With the near-eradication of polio, Guillain-Barre syndrome (GBS) has become the most frequent cause of acute flaccid paralysis. Current immunomodulatory treatments are only effective in a proportion of patients. For example IVIG-a first line treatment modality in GBS-hasten recovery in only ~50% of those treated with this medication. Despite availability of current of immunotherapies, a significant proportion of patients are left with severe and permanent neurologic sequelae, including inability to walk independently. There is a dire need for newer/additional treatments that can limit the axonal damage during the acute phase of the disease and enhance repair during recovery period are desirable. For over last 20 years no new treatments have entered the clinical arena of GBS. It is in this context we want to test an Abdeg (Fc-engineered antibody that enhance IgG degradation by blocking neonatal Fc receptor (FcRn)) appropriate for human use as autoAb-specific immunotherapy in preclinical models of GBS. Anti-ganglioside antibodies (Abs) are the most frequently recognized autoimmune responses in GBS. We focus on anti-glycan Ab associated disease models in this grant as substantial experimental data support the primary pathogenic role of these autoAbs in GBS particularly in its axonal variants. Our group has developed two different passive transfer animal models with anti-glycan Abs, which will be used in the proposed studies. Our preliminary studies show that mice lacking neonatal Fc receptor (FcRn) are not susceptible to anti-ganglioside Ab-mediated nerve injury due to rapid clearance of these Abs in an animal model. Based on these observations we postulate that Abdegs would be protective in our animal models of anti-ganglioside Ab-mediated nerve injury. This hypothesis will be tested by the following specific aims:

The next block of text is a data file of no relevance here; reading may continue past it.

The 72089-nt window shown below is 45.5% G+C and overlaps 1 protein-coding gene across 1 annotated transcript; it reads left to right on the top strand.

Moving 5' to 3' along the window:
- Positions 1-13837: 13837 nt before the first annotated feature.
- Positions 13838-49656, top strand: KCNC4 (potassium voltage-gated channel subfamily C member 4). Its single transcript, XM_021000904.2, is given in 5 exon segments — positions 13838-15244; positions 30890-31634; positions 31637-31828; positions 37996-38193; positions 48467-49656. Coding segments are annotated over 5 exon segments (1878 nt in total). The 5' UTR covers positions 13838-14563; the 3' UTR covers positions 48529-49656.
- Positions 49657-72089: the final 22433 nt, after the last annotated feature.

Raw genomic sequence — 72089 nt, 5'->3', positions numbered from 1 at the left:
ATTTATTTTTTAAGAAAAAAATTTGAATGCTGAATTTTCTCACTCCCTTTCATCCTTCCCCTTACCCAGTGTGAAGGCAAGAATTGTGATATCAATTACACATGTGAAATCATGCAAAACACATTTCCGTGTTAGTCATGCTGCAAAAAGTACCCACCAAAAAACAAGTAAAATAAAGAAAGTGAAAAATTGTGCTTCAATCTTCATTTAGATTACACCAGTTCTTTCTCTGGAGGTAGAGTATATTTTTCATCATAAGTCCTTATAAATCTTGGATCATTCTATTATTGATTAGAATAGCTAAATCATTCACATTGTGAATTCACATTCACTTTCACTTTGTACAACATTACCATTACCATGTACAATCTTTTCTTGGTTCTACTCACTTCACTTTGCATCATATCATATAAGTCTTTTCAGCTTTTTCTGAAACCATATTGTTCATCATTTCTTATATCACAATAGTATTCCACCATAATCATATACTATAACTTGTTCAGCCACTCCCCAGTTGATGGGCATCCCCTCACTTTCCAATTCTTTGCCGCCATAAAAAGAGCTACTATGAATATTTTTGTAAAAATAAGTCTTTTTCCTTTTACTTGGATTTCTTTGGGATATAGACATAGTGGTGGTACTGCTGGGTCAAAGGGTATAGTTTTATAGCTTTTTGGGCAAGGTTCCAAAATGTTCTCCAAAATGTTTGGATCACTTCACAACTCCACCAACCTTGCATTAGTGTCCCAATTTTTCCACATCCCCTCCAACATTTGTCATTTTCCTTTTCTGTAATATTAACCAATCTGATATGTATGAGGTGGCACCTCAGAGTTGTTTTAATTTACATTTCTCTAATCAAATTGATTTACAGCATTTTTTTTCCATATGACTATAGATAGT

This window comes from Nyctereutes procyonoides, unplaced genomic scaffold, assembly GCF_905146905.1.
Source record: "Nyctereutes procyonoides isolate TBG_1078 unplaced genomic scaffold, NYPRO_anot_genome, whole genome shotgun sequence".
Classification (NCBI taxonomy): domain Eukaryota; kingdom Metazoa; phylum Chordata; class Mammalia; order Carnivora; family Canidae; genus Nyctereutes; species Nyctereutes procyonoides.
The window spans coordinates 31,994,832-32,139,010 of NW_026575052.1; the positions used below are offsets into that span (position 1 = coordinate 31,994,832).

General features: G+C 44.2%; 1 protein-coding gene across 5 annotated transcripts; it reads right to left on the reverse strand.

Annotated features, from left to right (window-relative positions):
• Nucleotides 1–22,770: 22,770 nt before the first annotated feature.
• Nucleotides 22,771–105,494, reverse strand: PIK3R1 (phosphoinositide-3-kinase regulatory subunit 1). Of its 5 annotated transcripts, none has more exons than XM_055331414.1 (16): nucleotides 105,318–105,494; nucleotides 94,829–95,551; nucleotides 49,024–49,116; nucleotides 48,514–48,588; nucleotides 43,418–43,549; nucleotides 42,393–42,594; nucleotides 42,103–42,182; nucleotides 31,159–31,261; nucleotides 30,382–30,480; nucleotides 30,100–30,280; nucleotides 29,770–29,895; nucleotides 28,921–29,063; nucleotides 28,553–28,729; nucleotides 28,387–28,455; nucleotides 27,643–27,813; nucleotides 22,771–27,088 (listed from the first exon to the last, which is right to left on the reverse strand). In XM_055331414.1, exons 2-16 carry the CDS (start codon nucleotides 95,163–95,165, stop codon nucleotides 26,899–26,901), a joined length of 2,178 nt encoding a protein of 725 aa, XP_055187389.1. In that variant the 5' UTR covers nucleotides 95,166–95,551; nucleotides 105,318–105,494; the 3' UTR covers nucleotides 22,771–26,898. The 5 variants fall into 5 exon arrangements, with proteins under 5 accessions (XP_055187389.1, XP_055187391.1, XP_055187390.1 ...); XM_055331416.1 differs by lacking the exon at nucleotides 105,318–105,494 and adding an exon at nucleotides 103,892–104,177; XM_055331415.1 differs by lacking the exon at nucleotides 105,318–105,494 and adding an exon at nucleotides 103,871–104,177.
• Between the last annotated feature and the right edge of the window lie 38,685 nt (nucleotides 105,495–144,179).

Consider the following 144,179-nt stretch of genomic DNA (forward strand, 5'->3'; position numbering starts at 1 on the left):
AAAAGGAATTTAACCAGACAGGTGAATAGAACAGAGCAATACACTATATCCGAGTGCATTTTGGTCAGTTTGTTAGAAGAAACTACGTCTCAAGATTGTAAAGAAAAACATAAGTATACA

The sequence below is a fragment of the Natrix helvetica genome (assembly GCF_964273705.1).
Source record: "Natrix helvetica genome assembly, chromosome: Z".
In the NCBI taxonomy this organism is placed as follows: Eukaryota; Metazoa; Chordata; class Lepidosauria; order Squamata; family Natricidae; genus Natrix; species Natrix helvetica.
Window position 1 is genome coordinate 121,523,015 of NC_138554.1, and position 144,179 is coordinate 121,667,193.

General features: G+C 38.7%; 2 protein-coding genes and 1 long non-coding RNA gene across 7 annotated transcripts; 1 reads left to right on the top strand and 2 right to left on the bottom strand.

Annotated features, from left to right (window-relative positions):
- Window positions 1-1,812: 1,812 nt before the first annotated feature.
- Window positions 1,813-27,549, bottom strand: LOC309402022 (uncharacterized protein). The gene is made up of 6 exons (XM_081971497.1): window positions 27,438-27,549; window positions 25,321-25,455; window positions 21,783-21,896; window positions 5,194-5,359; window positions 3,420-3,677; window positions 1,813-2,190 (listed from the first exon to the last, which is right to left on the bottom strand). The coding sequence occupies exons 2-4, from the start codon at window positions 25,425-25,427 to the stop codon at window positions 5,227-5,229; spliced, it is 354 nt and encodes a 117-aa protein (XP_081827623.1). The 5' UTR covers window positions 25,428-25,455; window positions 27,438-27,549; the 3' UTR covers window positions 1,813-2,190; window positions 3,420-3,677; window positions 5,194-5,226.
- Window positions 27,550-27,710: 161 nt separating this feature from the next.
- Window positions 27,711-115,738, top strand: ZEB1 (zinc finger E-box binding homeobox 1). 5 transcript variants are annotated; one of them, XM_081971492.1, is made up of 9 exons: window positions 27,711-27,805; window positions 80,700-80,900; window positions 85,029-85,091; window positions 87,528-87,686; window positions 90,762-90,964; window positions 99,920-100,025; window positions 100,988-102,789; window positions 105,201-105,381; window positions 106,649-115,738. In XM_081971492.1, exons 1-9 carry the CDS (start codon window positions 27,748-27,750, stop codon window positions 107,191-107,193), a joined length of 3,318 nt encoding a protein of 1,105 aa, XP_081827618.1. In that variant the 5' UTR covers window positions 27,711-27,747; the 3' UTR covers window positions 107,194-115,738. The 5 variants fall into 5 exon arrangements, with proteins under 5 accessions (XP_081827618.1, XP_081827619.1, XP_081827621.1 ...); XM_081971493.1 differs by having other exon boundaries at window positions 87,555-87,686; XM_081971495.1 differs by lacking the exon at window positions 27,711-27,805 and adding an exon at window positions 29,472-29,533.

Aim 1 will examine the efficacy of Abdeg (MST-HN) in animal studies by measuring the circulating half-life of pathogenic experimental and human anti-glycan Abs and correlate this with their pathogenic effects on intact and injured axons;
Aim 2 will compare efficacy and/or synergism of IVIG with Abdeg MST-HN in suppressing anti-glycan Ab-mediated nerve injury in animal models. For translational purposes it would be important to determine in preclinical models whether a): Abdeg (MST-HN) and IVIG do not have antagonistic effects; and b) these two medications have synergistic effects. Both these issues are relevant from ethical and trial design perspective if this therapy were to extend to human studies. This project may help in developing new treatment strategies aiming to expedite clearance of autoAbs and has relevance not only to GBS but other neuroimmunological disorders including myasthenia gravis and neuromyelitis optica.
Guillain-Barre syndrome (GBS) is the commonest cause of acute flaccid paralysis worldwide and current treatments are ineffective in a substantial proportion of patients. This disease is strongly associated with autoantibodies directed against cell surface glycans called gangliosides and these autoantibodies are considered pathogenic. This project proposes to test a treatment strategy that can enhance clearance of these autoantibodies in animal models relevant to GBS and results may facilitate development of new therapies for patients with GBS.
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